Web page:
As intimated last week, Toyota’s production of its LFA supercar is coming to an end. On Friday, LFA #500 left the assembly line at the secretive LFA Works in Toyota’s Motomachi plant. After a week of testing, the car will be delivered to its undisclosed owner.
The owner is most likely Japanese, because the color of the 500th LFD is whitest white, the LFA’s most popular color, especially en vogue with Japanese customers. It is also the LFA’s trickiest paint job: The base coat is covered with a layer that shines in blue and white under fluorescent light, on top of that comes an enamel coat that in turn is covered by a clear coat.
The owner of the 500thLFA also has ample cash, or at least he did before he paid the bill. His LFA is a Nürburgring Edition (as evidenced by the winglet), $70,000 more bought 11 extra horses and a nice silver-colored oil filter instead of the regulation champagne-colored part.
The LFA, went into production at the LFA Works in December 2010 on a make-to-order basis. Mainly limited by the through-put of the autoclave, where pre-preg CFRP parts had to cure for eight hours, only one LFA per day could be produced .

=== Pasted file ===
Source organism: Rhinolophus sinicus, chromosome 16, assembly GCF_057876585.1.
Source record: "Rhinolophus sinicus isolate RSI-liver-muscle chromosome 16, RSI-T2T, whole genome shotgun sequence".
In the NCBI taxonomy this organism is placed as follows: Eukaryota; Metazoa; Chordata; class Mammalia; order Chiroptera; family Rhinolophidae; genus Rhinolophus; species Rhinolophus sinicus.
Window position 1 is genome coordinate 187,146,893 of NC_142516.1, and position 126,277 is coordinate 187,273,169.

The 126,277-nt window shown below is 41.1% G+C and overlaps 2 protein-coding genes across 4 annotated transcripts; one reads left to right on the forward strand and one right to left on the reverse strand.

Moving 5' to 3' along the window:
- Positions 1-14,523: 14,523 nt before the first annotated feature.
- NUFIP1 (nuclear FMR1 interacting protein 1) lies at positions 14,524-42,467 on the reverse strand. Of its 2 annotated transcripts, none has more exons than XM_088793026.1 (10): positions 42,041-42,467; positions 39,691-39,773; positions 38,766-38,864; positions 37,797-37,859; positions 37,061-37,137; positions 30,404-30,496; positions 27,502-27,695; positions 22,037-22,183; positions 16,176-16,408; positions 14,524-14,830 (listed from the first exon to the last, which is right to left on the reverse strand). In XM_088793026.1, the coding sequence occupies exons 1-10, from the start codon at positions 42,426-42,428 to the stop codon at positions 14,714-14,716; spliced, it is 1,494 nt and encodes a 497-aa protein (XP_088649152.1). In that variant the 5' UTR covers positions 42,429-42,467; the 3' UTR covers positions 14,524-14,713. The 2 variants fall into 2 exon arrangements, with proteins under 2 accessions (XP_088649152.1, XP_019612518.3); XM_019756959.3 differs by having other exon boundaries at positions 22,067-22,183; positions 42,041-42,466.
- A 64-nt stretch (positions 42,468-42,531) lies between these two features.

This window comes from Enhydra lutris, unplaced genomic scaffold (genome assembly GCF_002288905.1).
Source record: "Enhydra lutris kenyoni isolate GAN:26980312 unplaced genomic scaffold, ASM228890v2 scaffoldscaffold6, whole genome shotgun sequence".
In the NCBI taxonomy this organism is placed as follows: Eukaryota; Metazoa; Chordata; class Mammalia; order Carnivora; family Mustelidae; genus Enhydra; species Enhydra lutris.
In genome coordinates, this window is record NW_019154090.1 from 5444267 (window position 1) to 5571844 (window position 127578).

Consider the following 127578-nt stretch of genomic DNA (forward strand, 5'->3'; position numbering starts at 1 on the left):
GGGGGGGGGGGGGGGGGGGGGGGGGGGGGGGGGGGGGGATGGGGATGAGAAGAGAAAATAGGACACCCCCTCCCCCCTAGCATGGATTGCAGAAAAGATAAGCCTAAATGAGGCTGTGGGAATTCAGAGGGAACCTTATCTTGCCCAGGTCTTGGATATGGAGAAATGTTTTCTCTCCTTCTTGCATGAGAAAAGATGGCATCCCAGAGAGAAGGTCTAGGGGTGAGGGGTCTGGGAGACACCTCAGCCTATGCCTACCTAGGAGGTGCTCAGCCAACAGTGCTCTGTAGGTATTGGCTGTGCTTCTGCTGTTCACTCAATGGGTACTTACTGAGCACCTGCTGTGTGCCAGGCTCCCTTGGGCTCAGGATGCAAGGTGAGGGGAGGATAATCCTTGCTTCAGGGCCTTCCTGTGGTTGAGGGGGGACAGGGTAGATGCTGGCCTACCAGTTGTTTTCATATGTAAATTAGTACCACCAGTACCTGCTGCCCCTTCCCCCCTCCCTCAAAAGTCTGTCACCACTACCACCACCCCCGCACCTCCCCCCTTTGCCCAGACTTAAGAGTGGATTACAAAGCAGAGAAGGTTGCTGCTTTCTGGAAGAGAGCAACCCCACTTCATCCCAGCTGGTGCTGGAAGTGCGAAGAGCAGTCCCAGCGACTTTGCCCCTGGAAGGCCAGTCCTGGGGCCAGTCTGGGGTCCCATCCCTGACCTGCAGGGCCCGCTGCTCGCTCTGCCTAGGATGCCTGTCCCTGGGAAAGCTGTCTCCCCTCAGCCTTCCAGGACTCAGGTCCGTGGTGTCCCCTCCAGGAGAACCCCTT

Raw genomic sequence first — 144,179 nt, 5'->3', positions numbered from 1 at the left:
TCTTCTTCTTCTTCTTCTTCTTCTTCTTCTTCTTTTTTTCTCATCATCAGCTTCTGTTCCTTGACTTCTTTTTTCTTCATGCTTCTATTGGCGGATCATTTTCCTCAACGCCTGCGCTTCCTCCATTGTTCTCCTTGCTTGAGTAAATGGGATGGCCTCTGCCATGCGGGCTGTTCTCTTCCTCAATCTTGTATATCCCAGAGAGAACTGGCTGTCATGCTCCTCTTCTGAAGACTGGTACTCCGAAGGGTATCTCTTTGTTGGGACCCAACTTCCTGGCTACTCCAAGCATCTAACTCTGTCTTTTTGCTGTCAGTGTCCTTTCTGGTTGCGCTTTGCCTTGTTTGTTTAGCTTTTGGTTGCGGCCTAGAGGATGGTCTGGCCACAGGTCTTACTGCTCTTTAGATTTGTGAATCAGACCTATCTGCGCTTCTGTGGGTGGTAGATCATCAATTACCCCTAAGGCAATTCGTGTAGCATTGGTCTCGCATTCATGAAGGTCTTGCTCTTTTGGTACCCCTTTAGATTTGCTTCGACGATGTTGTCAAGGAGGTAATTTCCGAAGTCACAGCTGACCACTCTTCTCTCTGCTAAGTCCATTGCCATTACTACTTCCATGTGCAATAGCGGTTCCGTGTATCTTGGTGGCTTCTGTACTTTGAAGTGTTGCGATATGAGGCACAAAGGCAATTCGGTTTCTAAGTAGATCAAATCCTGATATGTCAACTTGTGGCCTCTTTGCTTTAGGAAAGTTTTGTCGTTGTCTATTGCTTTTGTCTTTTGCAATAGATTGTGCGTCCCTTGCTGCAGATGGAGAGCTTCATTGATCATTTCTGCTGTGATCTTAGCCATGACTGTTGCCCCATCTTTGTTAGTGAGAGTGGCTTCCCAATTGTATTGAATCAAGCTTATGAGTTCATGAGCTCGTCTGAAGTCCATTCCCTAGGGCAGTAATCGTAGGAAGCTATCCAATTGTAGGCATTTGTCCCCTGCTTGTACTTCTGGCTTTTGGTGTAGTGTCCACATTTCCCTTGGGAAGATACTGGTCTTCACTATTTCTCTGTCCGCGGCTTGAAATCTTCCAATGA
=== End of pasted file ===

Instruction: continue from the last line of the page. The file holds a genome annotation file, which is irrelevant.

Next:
Sadly, it will be getting very quiet at LFA Kobo, as the LFA Works are called internally. The LFA does not have a successor, nor is anything planned “at the moment,” as we hear from Toyota’s Tokyo spokesperson Shino Yamada.
Most of the 170 workers are assigned to other tasks at Motomachi. Clean room, presses, and the monster autoclave will be used to make parts to supply the 500 LFA in use, and possibly to go into new cars made by Toyota elsewhere. Last we heard, the team did bid to make the roof of car to be built in the Toyota empire. Decision unknown.
TTAC is proud of having received unprecedented access to the LFA works. I was the first reporter who was given free roam of the facilities during series production, camera in hand.You could get into the halls of the LFA if you bought one, but your photographic equipment had to be kept outside. Automotive News’s Tokyo Correspondent Hans Greimel was, according to our knowledge, the only other reporter who was let in. He visited the LFA Works in the final months of production and is still writing his story. Look forward to it.
Apart from making 500 LFA supercars, the facility gained Toyota many years of precious experience with CRFP production. Carbon fiber composite production is the new frontier of car making, and the LFA is one of the few cars with a body made mostly from CFRP, and with most of the body made from hand-laid pre-preg, the most expensive and laborious kind of CFRP.